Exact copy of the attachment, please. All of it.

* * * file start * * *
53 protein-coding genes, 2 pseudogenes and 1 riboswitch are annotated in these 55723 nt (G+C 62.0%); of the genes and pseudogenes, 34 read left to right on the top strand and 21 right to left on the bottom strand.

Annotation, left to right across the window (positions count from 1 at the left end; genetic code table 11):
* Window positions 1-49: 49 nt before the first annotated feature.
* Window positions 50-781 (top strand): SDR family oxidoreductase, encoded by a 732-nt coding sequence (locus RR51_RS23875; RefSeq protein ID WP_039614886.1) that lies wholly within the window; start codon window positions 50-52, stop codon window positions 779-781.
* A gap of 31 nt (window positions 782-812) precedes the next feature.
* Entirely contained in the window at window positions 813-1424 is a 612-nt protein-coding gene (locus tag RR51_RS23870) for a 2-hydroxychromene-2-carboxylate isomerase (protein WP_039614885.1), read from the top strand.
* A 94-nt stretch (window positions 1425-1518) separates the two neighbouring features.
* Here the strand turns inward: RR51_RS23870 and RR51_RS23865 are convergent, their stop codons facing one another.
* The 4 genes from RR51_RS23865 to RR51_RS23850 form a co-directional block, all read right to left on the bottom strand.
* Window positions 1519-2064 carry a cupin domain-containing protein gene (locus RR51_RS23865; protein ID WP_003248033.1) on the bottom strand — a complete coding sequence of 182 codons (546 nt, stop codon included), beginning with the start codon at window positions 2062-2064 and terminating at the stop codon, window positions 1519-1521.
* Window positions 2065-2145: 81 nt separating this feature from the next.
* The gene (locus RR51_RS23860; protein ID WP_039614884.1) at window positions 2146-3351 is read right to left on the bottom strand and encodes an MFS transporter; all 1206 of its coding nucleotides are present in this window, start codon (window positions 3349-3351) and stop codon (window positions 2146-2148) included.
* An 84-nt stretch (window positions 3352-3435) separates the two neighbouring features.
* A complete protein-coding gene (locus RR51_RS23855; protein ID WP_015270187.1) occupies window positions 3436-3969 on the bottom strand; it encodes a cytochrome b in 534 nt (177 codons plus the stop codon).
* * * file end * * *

53 protein-coding genes, 2 pseudogenes and 1 riboswitch are annotated in these 55723 nt (G+C 62.0%); of the genes and pseudogenes, 34 read left to right on the top strand and 21 right to left on the bottom strand.

Annotation, left to right across the window (positions count from 1 at the left end; genetic code table 11):
* Window positions 1-49: 49 nt before the first annotated feature.
* Window positions 50-781 (top strand): SDR family oxidoreductase, encoded by a 732-nt coding sequence (locus RR51_RS23875; RefSeq protein ID WP_039614886.1) that lies wholly within the window; start codon window positions 50-52, stop codon window positions 779-781.
* A gap of 31 nt (window positions 782-812) precedes the next feature.
* Entirely contained in the window at window positions 813-1424 is a 612-nt protein-coding gene (locus tag RR51_RS23870) for a 2-hydroxychromene-2-carboxylate isomerase (protein WP_039614885.1), read from the top strand.
* A 94-nt stretch (window positions 1425-1518) separates the two neighbouring features.
* Here the strand turns inward: RR51_RS23870 and RR51_RS23865 are convergent, their stop codons facing one another.
* The 4 genes from RR51_RS23865 to RR51_RS23850 form a co-directional block, all read right to left on the bottom strand.
* Window positions 1519-2064 carry a cupin domain-containing protein gene (locus RR51_RS23865; protein ID WP_003248033.1) on the bottom strand — a complete coding sequence of 182 codons (546 nt, stop codon included), beginning with the start codon at window positions 2062-2064 and terminating at the stop codon, window positions 1519-1521.
* Window positions 2065-2145: 81 nt separating this feature from the next.
* The gene (locus RR51_RS23860; protein ID WP_039614884.1) at window positions 2146-3351 is read right to left on the bottom strand and encodes an MFS transporter; all 1206 of its coding nucleotides are present in this window, start codon (window positions 3349-3351) and stop codon (window positions 2146-2148) included.
* An 84-nt stretch (window positions 3352-3435) separates the two neighbouring features.
* A complete protein-coding gene (locus RR51_RS23855; protein ID WP_015270187.1) occupies window positions 3436-3969 on the bottom strand; it encodes a cytochrome b in 534 nt (177 codons plus the stop codon).